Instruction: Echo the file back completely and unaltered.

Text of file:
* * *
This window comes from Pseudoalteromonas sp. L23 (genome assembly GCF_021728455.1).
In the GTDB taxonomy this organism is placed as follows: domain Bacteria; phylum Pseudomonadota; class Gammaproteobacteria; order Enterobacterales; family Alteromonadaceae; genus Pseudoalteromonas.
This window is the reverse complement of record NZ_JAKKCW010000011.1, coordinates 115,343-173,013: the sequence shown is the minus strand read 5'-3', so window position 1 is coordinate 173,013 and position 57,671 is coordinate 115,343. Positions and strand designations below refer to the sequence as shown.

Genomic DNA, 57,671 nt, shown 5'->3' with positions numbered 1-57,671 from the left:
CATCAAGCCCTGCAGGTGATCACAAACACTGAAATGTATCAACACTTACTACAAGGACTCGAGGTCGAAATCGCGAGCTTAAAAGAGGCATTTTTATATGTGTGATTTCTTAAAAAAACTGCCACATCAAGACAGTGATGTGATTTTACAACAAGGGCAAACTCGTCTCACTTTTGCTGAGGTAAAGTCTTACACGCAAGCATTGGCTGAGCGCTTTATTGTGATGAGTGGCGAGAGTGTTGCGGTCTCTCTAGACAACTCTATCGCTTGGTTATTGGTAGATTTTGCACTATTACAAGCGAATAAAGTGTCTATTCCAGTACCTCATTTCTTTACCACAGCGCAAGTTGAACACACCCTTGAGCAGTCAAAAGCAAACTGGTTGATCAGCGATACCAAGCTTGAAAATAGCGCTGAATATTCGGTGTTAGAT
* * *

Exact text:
This window comes from Pseudoalteromonas sp. L23 (genome assembly GCF_021728455.1).
In the GTDB taxonomy this organism is placed as follows: domain Bacteria; phylum Pseudomonadota; class Gammaproteobacteria; order Enterobacterales; family Alteromonadaceae; genus Pseudoalteromonas.
This window is the reverse complement of record NZ_JAKKCW010000011.1, coordinates 115,343-173,013: the sequence shown is the minus strand read 5'-3', so window position 1 is coordinate 173,013 and position 57,671 is coordinate 115,343. Positions and strand designations below refer to the sequence as shown.

Genomic DNA, 57,671 nt, shown 5'->3' with positions numbered 1-57,671 from the left:
CATCAAGCCCTGCAGGTGATCACAAACACTGAAATGTATCAACACTTACTACAAGGACTCGAGGTCGAAATCGCGAGCTTAAAAGAGGCATTTTTATATGTGTGATTTCTTAAAAAAACTGCCACATCAAGACAGTGATGTGATTTTACAACAAGGGCAAACTCGTCTCACTTTTGCTGAGGTAAAGTCTTACACGCAAGCATTGGCTGAGCGCTTTATTGTGATGAGTGGCGAGAGTGTTGCGGTCTCTCTAGACAACTCTATCGCTTGGTTATTGGTAGATTTTGCACTATTACAAGCGAATAAAGTGTCTATTCCAGTACCTCATTTCTTTACCACAGCGCAAGTTGAACACACCCTTGAGCAGTCAAAAGCAAACTGGTTGATCAGCGATACCAAGCTTGAAAATAGCGCTGAATATTCGGTGTTAGAT